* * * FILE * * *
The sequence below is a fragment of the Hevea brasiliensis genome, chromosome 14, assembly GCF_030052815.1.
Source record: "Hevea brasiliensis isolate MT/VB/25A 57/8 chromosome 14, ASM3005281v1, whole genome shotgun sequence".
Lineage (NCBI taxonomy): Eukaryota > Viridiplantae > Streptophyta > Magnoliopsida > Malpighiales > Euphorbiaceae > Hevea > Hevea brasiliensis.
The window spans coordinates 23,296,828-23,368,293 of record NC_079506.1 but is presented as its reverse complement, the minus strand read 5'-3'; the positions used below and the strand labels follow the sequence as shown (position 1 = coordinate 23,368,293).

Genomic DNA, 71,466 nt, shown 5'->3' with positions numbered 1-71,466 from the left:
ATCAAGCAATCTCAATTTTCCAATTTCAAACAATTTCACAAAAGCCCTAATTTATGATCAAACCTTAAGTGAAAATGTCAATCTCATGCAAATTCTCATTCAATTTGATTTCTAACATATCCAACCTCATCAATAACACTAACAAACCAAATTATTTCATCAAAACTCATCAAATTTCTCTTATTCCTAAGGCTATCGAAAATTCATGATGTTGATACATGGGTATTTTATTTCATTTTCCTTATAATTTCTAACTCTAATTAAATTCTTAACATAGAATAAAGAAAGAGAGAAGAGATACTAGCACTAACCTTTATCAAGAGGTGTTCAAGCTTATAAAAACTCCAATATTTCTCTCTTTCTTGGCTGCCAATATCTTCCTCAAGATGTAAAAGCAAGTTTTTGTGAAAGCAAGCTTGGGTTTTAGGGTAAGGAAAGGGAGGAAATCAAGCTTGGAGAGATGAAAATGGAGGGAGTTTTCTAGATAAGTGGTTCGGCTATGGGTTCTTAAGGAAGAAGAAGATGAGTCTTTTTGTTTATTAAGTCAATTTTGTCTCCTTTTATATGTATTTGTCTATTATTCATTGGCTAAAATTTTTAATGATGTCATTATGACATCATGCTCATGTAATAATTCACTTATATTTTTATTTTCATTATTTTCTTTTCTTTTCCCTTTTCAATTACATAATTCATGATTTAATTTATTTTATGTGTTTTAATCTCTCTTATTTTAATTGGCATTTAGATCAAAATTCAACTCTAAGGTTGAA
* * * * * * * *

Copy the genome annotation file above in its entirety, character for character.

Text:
The sequence below is a fragment of the Hevea brasiliensis genome, chromosome 14, assembly GCF_030052815.1.
Source record: "Hevea brasiliensis isolate MT/VB/25A 57/8 chromosome 14, ASM3005281v1, whole genome shotgun sequence".
Lineage (NCBI taxonomy): Eukaryota > Viridiplantae > Streptophyta > Magnoliopsida > Malpighiales > Euphorbiaceae > Hevea > Hevea brasiliensis.
The window spans coordinates 23,296,828-23,368,293 of record NC_079506.1 but is presented as its reverse complement, the minus strand read 5'-3'; the positions used below and the strand labels follow the sequence as shown (position 1 = coordinate 23,368,293).

Genomic DNA, 71,466 nt, shown 5'->3' with positions numbered 1-71,466 from the left:
ATCAAGCAATCTCAATTTTCCAATTTCAAACAATTTCACAAAAGCCCTAATTTATGATCAAACCTTAAGTGAAAATGTCAATCTCATGCAAATTCTCATTCAATTTGATTTCTAACATATCCAACCTCATCAATAACACTAACAAACCAAATTATTTCATCAAAACTCATCAAATTTCTCTTATTCCTAAGGCTATCGAAAATTCATGATGTTGATACATGGGTATTTTATTTCATTTTCCTTATAATTTCTAACTCTAATTAAATTCTTAACATAGAATAAAGAAAGAGAGAAGAGATACTAGCACTAACCTTTATCAAGAGGTGTTCAAGCTTATAAAAACTCCAATATTTCTCTCTTTCTTGGCTGCCAATATCTTCCTCAAGATGTAAAAGCAAGTTTTTGTGAAAGCAAGCTTGGGTTTTAGGGTAAGGAAAGGGAGGAAATCAAGCTTGGAGAGATGAAAATGGAGGGAGTTTTCTAGATAAGTGGTTCGGCTATGGGTTCTTAAGGAAGAAGAAGATGAGTCTTTTTGTTTATTAAGTCAATTTTGTCTCCTTTTATATGTATTTGTCTATTATTCATTGGCTAAAATTTTTAATGATGTCATTATGACATCATGCTCATGTAATAATTCACTTATATTTTTATTTTCATTATTTTCTTTTCTTTTCCCTTTTCAATTACATAATTCATGATTTAATTTATTTTATGTGTTTTAATCTCTCTTATTTTAATTGGCATTTAGATCAAAATTCAACTCTAAGGTTGAA